Royal Exchange Theatre, Manchester: The Mountaintop

The IDEA project team recently got together with Amy, Associate Producer at the Royal Exchange; Scott, Company Stage Manager for The Mountaintop and Pat Hayes (Audio Describer) for a discussion about AD. It was hosted by Anne Hornsby (Mind’s Eye Description), who is delivering the AD for The Mountaintop.

Our discussion ranged between the development of AD as an artistic genre and the practicalities of writing AD collaboratively in the busy and often unpredictable world of theatre. While it is crucial to give thought to the nuances of describing people on stage, it’s clear that a lot of effort also needs to be directed at raising the profile of AD within theatres. As Amy pointed out, many actors will know broadly what AD is, but may not have listened to it themselves, so they don’t necessarily understand the level of detail that is included.

Raising awareness of AD was front of mind when we returned to the Royal Exchange for the audio described performance of The Mountaintop one week later. Our now well-travelled AD pull up poster welcomed visitors as they entered the foyer. After the show, actors Adetomiwa Edun (playing Dr Martin Luther King) and Ntombizodwa Ndlovu (playing Camae) joined Hannah Thompson and Anne Hornsby for a discussion about the AD. We were delighted to be joined by members of the audience who had used the AD and also plenty who hadn’t, but who were curious to find out more.

Anne opened the discussion by setting out how AD needs to find respectful ways to describe characters.  She explained that this means using the right pronouns for the actor/character and thinking about the language used to describe people’s physical appearances. The language of the play may not always be suitable. Audio describers also take care to avoid plot spoilers.

The non-blind audience were intrigued by the challenges that AD presents. People were interested to know how the AD is delivered to the blind audience, reminding us that AD, unlike BSL, is largely invisible in theatres. The use of headsets or earphones is easy to miss and the audio describer is often hidden away in a booth elsewhere in the theatre. Anne explained the purpose of the AD to those who weren’t familiar with it – that it aims to answer the listeners’ questions before they even form in their minds.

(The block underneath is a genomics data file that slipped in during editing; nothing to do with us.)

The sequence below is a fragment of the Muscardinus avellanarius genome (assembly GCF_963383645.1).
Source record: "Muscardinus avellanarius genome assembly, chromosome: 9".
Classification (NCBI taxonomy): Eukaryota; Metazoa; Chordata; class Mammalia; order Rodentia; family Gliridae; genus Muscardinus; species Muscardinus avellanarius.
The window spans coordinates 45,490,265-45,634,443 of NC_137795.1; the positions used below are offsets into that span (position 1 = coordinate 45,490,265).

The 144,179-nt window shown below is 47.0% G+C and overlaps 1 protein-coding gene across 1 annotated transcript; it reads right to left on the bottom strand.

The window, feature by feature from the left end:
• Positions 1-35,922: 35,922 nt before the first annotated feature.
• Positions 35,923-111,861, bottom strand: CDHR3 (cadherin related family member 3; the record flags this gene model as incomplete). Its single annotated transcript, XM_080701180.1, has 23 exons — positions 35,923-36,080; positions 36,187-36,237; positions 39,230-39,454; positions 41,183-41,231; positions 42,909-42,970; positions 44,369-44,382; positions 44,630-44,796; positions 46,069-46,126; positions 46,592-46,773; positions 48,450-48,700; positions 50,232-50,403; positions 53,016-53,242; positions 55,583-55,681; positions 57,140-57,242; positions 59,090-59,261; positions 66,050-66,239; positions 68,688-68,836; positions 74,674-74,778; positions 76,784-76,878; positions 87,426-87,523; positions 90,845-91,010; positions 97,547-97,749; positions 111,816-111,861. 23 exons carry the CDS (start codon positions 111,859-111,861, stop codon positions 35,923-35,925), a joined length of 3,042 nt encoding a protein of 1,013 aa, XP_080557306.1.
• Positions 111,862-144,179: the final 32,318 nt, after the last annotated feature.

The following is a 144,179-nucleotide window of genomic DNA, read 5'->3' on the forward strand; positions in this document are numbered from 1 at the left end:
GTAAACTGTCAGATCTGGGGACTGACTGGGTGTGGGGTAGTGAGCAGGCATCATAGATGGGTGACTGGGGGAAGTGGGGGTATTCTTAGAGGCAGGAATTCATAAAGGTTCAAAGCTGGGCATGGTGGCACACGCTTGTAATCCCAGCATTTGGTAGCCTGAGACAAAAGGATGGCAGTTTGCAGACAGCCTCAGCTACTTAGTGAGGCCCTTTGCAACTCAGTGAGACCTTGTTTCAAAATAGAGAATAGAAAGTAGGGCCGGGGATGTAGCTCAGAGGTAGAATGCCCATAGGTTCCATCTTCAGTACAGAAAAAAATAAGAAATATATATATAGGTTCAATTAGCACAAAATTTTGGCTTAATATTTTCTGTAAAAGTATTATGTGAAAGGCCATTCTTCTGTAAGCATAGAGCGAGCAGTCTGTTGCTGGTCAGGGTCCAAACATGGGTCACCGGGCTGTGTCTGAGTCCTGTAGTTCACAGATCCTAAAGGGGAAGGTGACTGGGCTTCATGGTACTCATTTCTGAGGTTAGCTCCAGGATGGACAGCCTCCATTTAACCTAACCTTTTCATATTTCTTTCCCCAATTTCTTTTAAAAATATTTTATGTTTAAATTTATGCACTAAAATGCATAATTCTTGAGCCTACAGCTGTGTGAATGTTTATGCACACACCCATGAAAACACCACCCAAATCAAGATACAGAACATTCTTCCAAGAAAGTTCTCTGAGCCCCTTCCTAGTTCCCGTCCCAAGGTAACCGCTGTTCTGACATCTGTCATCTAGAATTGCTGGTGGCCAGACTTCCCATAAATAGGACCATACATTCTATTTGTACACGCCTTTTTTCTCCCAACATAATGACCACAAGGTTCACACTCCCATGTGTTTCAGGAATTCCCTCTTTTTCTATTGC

People were interested to know how visual humour is conveyed and Anne explained how timing is crucial. The AD tries to describe what is causing the humour at the optimal moment. If the blind audience members smile and laugh at the same time as the non-blind audience members, then that is a good measure of success.

Participants in our discussion were also curious to understand how you describe for someone who is congenitally totally blind, compared to someone with visual memory. AD provision is not tailored to individual levels of visual experience or preferences, although we hope that one day more choices might be available for users.  Currently, all AD users hear the same information.  However, Hannah explained that people who are blind from birth still live in a society that is predominately visual. This means they are still likely to have an awareness of and interest in visual information, including colours, especially when these have cultural meanings.

Finally, one audience member wanted to know how much input the actors had had into the AD for The Mountaintop. Anne explained that there are questionnaires in use (such as the actor/character questionnaire developed by VocalEyes) which give actors the opportunity to have input into the AD. However, there is always more work to be done to raise awareness in theatres. Audio describers and companies like Mind’s Eye and VocalEyes have been working hard to promote AD in drama schools in recent years. Theatres are required to provide AD as a reasonable adjustment under the Equality Act (2010). The more theatres understand about AD, the more embedded it can become in their work – a creative tool for innovation, as well as a means of access.